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Van Nelle Factory, at Rotterdam, Netherlands, 1926 to 1930
Boeve Villa, with L.C. van der Vlugt, at Mathenesserlaan, Rottterdam, Netherlands, 1934
(b. Rotterdam, Netherlands 1902; d. Rotterdam, 1949)
Johannes Brinkman was born in Rotterdam, Netherlands, in 1902. He studied at the Technische Hochscule in Delft after which he worked in the office of his father Michiel Brinkman. From 1925 to 1936 he worked in partnership with L. C. van der Vlugt, together creating the remarkable Van Nelle Factory in Rotterdam, and from 1937 until his retirment in 1948 he worked with Johannes Van Broek.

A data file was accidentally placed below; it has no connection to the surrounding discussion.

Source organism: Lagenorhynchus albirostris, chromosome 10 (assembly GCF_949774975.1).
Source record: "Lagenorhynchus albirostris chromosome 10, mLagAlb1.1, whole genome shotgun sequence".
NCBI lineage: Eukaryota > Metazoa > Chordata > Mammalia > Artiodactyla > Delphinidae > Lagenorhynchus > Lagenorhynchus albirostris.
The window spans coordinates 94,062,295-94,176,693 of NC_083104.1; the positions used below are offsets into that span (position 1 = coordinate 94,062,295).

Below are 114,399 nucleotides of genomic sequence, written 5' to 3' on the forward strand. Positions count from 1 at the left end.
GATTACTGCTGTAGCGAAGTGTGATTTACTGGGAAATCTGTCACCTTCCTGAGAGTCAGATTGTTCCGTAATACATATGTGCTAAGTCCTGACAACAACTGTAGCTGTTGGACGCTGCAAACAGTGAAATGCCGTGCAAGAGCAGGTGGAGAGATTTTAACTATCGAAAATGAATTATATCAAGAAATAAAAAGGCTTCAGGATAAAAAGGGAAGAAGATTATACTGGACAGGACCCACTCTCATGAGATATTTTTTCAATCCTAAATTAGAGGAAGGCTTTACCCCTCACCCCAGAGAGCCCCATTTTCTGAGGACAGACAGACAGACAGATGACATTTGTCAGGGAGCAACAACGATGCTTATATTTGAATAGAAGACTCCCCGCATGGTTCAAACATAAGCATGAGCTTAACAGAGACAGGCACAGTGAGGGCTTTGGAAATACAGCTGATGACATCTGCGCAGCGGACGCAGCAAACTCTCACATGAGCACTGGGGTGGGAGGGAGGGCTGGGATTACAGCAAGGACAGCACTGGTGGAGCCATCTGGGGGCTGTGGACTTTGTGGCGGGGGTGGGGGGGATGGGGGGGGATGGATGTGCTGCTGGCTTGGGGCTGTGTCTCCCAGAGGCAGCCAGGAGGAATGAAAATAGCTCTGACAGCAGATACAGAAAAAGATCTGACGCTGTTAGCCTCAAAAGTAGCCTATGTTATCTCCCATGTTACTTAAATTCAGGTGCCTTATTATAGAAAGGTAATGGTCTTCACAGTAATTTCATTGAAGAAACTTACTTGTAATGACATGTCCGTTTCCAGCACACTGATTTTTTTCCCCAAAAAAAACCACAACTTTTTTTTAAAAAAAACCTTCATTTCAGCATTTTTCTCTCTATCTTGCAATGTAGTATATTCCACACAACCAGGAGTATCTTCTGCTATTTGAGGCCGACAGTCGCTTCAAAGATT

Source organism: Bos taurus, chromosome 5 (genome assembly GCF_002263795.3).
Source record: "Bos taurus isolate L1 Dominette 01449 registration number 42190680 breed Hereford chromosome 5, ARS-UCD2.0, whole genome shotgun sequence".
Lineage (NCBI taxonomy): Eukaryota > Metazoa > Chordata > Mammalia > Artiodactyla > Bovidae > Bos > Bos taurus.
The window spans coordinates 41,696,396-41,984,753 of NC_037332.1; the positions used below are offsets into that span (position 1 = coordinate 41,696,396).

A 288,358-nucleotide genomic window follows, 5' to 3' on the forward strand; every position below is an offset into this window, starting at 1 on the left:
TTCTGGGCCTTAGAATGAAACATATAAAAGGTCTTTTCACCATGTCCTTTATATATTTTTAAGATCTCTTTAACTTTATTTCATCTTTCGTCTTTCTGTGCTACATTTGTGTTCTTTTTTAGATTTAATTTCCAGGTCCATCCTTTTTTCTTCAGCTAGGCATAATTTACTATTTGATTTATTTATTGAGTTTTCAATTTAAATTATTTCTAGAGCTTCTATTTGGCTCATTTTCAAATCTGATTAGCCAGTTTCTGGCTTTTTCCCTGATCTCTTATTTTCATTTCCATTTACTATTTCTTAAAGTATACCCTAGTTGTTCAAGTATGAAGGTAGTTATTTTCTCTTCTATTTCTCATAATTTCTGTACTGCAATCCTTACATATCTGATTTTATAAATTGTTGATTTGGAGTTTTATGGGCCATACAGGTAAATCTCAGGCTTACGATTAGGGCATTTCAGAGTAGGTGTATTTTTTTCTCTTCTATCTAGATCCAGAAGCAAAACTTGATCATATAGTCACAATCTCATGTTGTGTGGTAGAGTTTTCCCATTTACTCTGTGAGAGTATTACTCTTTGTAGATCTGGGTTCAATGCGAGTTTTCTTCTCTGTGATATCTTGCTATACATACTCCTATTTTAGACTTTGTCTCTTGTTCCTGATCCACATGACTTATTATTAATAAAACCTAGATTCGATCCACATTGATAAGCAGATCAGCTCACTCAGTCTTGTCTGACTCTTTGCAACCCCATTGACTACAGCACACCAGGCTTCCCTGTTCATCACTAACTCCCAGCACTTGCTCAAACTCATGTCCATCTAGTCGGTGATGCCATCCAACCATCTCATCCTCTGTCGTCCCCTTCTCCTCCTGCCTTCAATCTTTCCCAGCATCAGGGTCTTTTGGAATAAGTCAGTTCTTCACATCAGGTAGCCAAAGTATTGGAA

Brinkman based many of his designs on functionalist theories similar to those developed by De Stijl. His firm designed modern buildings that utilized industrial detailing and that often depended on a contrasting system of solids and voids. The firm also frequently incorporated a curtain-wall system.
Because he favored functionalism in architecture, Brinkmann adamantly opposed the traditions of craftsmanship then being encouraged at the Technical College of Delft. His designs stressed industrialized, non-craft techniques. As a result his work was not widely accepted in the Netherlands during the late 1930s and 40s.
Brinkmann died in Rotterdam in 1949.
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